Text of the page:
On 6 January 1948 Prince Lubomirski travelled to Germany to call on US art recovery officials and again ask for American help in tracking down the lost Dürers. One week later there was success. The drawings had been removed by US forces from the Alt Aussee salt mine and taken to the Munich Collecting Point. In a letter dated 13 January 1948, Collecting Point director Stewart Leonard wrote with great excitement about how he had opened the box containing the Dürers, seeing the works which Hitler had kept for his private enjoyment as he made war on Europe. Leonard noted that these drawings had been “given to the museum at Lemberg”.
Initially Prince Lubomirski had been told that claims for works of art had to be submitted by governments, not individuals, and “restitution is to be effected to nations rather than individuals”. On 14 January, the day after the discovery of the Dürers, art restitution official Bernard Taper also recorded that he believed that “the Lubomirski family donated these drawings to the Lemberg museums”.
The US documents reveal that there was then a wrangle over what should be done with the Dürers. Taper ended his letter by commenting that he had been contacted by US intelligence officer Major Vivian, who was “attempting to take some action” on behalf of “other unnamed agencies which were also interested in the affair”. This suggests that Prince Lubomirski had won the support of intelligence agencies which were intervening on his behalf.
The fate of the Lviv Dürers went up to a higher echelon. On 26 August 1948 the US Office of Military Government for Germany sent a “secret” letter recording a change of policy. Authorisation was given to return items to individuals, not just governments. The only specific artworks referred to in these new instructions to the Munich Collecting Point were the Lviv Dürers. Art restitution officers were told that the drawings should be handed over to Prince Lubomirski, as long as he accepted them “without publicity”.
Once the Dürers were safely in his hands, Prince Lubomirski decided that rather than give them to Washington’s National Gallery of Art, he would sell them. He sold sixteen drawings to the London dealer Colnaghi’s in 1954 and others were handled by the New York gallery Paul Drey. The prince lived off the proceeds on the French Riviera.
Based on a German inventory, The Art Newspaper has identified the twenty-four sheets of looted drawings (some are double sided). Fourteen sheets are now in public collections, in London, Birmingham, Rotterdam, Ottawa, Boston, Chicago, Cleveland, Kansas City and New York. Ten others are in private collections in Britain, Germany, Canada and the United States.
In recent years there have been unpublicised attempts to recover the Dürers. In December 1991, when the Soviet Union was on the verge of collapse, Culture minister Nikolai Goubenko asked the British authorities to assist in the “return to their rightful owners” of the Lviv drawings in UK collections. Within a few days of the despatch of Goubenko’s letter, the sovereignty of the Ukraine was recognised internationally.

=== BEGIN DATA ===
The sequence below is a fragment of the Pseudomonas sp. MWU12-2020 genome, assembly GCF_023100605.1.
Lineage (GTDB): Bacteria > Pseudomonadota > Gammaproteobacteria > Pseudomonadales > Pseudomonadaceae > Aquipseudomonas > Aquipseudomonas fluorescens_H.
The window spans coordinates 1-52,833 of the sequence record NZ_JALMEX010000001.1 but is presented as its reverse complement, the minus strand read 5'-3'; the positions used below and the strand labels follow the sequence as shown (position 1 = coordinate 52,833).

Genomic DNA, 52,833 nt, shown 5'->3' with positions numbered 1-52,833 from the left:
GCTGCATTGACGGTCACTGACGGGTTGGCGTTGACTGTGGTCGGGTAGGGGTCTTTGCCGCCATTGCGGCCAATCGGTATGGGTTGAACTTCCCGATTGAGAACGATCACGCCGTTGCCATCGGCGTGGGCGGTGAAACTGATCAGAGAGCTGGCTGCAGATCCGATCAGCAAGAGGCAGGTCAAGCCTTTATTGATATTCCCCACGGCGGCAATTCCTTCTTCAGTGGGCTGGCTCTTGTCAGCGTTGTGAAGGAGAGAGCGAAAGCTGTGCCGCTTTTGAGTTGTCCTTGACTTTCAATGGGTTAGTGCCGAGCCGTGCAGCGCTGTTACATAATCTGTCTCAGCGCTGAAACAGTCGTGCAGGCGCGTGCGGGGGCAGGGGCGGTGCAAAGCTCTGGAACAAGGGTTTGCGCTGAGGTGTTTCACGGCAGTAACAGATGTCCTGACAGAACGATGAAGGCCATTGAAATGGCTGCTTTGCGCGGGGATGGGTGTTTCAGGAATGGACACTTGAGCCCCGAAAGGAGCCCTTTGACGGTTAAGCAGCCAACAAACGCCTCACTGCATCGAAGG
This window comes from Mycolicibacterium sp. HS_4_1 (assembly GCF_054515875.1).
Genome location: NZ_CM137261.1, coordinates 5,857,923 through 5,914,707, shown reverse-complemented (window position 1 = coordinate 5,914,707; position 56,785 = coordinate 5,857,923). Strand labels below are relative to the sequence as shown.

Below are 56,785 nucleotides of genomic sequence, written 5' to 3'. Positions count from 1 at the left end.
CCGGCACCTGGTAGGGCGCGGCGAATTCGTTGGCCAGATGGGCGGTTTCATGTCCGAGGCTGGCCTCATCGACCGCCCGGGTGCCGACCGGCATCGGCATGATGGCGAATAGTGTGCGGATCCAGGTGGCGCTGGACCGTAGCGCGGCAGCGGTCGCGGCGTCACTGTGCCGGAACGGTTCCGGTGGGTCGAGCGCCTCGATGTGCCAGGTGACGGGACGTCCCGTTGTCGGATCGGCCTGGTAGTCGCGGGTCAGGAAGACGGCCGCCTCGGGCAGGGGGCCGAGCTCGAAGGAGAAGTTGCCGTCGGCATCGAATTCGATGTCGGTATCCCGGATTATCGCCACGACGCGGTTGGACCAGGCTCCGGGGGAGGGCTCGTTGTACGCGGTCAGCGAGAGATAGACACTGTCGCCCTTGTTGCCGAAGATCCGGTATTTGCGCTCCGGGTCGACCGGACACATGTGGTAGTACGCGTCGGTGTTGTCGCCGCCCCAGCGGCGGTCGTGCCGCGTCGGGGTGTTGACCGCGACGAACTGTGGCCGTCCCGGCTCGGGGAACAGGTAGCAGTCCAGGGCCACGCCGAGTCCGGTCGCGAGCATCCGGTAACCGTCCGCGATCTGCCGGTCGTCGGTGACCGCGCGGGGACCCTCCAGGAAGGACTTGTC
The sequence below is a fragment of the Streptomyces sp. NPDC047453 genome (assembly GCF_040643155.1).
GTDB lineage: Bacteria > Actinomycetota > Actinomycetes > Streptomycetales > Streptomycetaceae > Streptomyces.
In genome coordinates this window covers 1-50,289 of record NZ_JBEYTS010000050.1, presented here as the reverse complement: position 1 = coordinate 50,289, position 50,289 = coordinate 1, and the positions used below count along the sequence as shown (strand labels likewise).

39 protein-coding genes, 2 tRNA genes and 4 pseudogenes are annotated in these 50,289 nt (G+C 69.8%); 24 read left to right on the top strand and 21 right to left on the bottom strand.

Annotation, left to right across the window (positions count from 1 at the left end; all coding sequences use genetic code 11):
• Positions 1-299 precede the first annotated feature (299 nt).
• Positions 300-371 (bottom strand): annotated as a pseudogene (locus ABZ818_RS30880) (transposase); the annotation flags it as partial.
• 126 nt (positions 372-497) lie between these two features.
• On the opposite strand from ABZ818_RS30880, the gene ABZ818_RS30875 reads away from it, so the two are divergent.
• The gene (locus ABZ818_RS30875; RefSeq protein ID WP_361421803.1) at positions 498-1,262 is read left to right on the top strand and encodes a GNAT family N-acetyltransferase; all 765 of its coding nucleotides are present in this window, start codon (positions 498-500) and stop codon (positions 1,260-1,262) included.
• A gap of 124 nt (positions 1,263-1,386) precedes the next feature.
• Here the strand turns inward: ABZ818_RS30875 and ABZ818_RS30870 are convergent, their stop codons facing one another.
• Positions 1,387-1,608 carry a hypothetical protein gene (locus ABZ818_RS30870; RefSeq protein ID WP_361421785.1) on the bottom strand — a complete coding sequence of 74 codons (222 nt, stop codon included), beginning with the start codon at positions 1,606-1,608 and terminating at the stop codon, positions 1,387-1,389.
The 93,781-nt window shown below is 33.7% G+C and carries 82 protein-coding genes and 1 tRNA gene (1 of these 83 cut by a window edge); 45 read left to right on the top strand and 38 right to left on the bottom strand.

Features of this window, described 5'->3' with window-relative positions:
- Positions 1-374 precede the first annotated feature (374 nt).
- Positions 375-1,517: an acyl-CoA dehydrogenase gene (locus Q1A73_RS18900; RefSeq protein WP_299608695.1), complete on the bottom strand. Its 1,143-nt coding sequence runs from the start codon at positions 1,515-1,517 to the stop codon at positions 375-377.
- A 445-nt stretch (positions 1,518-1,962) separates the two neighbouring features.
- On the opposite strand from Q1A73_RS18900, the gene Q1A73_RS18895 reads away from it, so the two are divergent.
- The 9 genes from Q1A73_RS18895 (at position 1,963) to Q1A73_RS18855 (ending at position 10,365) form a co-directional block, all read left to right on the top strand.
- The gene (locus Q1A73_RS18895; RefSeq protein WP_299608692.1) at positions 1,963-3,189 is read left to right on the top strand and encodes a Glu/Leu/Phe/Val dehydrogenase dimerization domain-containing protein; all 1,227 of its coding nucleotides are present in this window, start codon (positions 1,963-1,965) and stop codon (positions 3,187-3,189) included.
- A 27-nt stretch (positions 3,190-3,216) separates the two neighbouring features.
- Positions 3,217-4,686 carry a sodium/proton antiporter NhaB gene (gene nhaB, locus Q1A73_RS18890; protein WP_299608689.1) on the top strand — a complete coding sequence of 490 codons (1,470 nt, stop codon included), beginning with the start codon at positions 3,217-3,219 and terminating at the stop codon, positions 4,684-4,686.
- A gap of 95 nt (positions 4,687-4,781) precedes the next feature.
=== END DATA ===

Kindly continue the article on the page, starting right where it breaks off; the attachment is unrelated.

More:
The next attempt to recover the missing Dürers was thwarted by tragedy. In December 1991 Lynn Nicholas, author of a major new study on looted art, The Rape of Europa, published by Macmillan (see review in The Art newspaper, No. 40, July-September, p. 27), spoke with the curator of the Lviv Art gallery, Dmitri Shelest. “Shelest told me that he had seen documents from Heinrich Lubomirski saying that he had given the Dürers to the museum in the 1820s and that the prince had wanted them to stay in Lviv whatever political changes occurred. He said that he hoped to pursue a claim for the drawings which had gone to the West”, said Nicholas.
On 29 April 1992 Shelest was shot dead during an armed robbery. Burglars had entered the gallery and the curator and deputy administrator Yaroslav Volchak were killed in a brave attempt to prevent a theft. A friend of Shelest told us last month that the curator had just begun research on the story of the Lviv Dürers when he had been shot trying to protect his gallery. He had wanted to publish the article in order to alert the international art community to the loss.
At present the Dürers are claimed by both the Ukraine and Poland, representing the original home of the Lubomirski Museum in Lviv and the present base of the Ossolinski Institute in Wroctlaw. Earlier this year discussions began between art historians in the two countries with a view to formulating a joint claim, which would presumably involve sharing any drawings which are eventually returned.
The legal position is complex. Prince Georg Lubomirski was given the drawings by the American military government in Germany. He then sold them to dealers and some of the drawings have subsequently changed hands several times. The public collections which have acquired the Dürers argue that they acquired them legitimately and in good faith and with good title. The case of the Lviv Dürers is therefore quite different from the works which the Red Army secretly took back to the Soviet Union as war booty.
Nearly fifty years after the decision to give the drawings to Prince Georg Lubomirski, US art restitution officer Bernard Taper now publicly admits that political considerations intervened. He told The Art Newspaper: “It was quite wrong not to return the Dürers to Lviv”.